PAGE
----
Hence he loves cycling and sailing and windsurfing and going to Eric Clapton concerts and just being busy. Laidlaw laughs and says his abiding image of the Bonfields when they last stayed in the country with him is of 'Peter and Josephine in their white trainers going off jogging together'.
And most believe that, if Bonfield was asked to fall on his sword at BT, he would just jog off to a slightly less complicated job, probably at a large company in America, with barely a regret.
'Peter gets offers all the time,' whispers a friend, adding that some of the fast-growing internet-based telecoms outfits now beginning to buy big would pay handsomely for someone of Bonfield's experience. Imagine what a relief that would be, adds the same source, after trying to run something like BT, so big, so slow, so hemmed in by what it can or cannot do. But Bonfield, counters Sir Robin Biggam, could never walk away. 'He's just not a quitter.'
One last job? 'Can't comment on that,' says Bonfield, adding, however, that he plans to be in business for a while yet. 'I am one of those people who feels you are as old as your mind. I keep reasonably fit. I think I'll keep going for some time.'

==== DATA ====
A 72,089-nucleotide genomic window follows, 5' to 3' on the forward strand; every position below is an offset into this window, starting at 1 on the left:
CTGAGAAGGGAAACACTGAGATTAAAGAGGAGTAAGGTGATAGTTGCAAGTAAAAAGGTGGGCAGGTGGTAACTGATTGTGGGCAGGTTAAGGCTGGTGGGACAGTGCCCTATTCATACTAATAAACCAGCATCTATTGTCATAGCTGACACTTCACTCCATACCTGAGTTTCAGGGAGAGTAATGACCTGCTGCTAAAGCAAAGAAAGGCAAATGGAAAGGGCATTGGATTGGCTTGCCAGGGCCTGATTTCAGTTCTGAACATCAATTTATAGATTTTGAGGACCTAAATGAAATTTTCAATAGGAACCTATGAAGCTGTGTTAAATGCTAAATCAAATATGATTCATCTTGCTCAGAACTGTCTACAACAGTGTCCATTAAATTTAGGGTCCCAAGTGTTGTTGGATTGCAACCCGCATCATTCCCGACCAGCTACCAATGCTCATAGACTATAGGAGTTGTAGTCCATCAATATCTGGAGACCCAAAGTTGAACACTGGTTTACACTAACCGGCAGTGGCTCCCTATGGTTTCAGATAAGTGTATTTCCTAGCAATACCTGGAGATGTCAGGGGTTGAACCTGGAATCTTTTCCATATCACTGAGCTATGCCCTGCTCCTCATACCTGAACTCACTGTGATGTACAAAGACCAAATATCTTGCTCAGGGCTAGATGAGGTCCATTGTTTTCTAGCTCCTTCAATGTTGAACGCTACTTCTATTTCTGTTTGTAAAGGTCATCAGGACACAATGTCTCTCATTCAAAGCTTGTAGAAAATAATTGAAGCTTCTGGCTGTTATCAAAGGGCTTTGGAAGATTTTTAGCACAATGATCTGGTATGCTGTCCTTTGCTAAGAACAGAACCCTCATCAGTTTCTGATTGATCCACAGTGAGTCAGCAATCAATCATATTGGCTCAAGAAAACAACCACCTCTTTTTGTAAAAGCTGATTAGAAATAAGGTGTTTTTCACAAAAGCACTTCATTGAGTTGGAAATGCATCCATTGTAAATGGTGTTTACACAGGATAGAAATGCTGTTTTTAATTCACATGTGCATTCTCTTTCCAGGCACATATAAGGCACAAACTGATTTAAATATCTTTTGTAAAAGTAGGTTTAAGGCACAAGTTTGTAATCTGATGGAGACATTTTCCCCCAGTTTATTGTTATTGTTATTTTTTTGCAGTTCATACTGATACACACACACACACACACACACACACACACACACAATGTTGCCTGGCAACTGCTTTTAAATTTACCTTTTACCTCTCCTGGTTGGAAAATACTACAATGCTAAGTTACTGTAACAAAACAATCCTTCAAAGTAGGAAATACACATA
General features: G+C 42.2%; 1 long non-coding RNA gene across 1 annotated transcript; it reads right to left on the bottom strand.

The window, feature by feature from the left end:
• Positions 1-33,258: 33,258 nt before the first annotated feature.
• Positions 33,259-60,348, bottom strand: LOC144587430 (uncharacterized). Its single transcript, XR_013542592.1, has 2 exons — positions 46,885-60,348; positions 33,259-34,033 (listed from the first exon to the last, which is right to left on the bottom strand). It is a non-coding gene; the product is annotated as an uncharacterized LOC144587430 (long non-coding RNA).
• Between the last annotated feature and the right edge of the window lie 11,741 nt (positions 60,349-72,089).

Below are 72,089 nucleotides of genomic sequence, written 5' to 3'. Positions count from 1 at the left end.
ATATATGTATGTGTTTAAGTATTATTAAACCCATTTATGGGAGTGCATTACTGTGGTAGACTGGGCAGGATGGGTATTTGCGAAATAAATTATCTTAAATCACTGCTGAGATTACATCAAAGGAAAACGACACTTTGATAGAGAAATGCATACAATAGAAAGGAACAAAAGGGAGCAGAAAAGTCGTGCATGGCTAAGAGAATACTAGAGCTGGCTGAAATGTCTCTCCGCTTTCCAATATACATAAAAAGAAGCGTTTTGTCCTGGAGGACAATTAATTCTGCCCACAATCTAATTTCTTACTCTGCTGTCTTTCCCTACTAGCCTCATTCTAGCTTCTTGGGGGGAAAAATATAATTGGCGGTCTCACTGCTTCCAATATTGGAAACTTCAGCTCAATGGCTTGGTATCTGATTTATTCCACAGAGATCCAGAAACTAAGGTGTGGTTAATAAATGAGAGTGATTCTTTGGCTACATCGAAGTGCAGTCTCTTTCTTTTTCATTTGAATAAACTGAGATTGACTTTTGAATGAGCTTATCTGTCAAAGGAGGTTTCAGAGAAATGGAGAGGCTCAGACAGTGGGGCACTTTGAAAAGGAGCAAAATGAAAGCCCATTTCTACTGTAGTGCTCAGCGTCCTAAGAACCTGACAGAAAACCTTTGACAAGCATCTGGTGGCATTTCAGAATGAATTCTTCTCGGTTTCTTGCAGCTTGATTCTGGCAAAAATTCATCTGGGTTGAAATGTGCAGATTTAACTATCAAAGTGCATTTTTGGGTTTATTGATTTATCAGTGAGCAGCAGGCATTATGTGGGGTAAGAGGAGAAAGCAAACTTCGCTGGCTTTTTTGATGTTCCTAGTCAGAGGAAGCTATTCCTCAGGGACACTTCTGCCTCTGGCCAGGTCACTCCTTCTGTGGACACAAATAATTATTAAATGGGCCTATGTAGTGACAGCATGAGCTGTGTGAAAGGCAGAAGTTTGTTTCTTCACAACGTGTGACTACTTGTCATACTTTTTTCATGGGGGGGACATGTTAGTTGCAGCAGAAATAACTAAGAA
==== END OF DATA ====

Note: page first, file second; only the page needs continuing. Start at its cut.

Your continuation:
Rather like his watch, in fact. 'Just look at this,' he says, jabbing at the dial, delighted by my curiosity. The little screen lights up. 'Only 1,000 sold, this is probably the last working model ...' And it's hideous.
He laughs. Now that's loyalty.
BONFIELD IN A MINUTE
1944: born 3 June in Baldock, Herts. Educated Hitchin Boys' Grammar School and Loughborough University
1966: joined Texas Instruments
1981: appointed executive director and group marketing director at ICL
1984: appointed MD at STC International Computers and subsequently chairman
1987: appointed deputy chief executive at STC plc
1989: awarded CBE
1990: appointed chairman and chief executive ICL plc
1996: chief executive BT plc, knighted.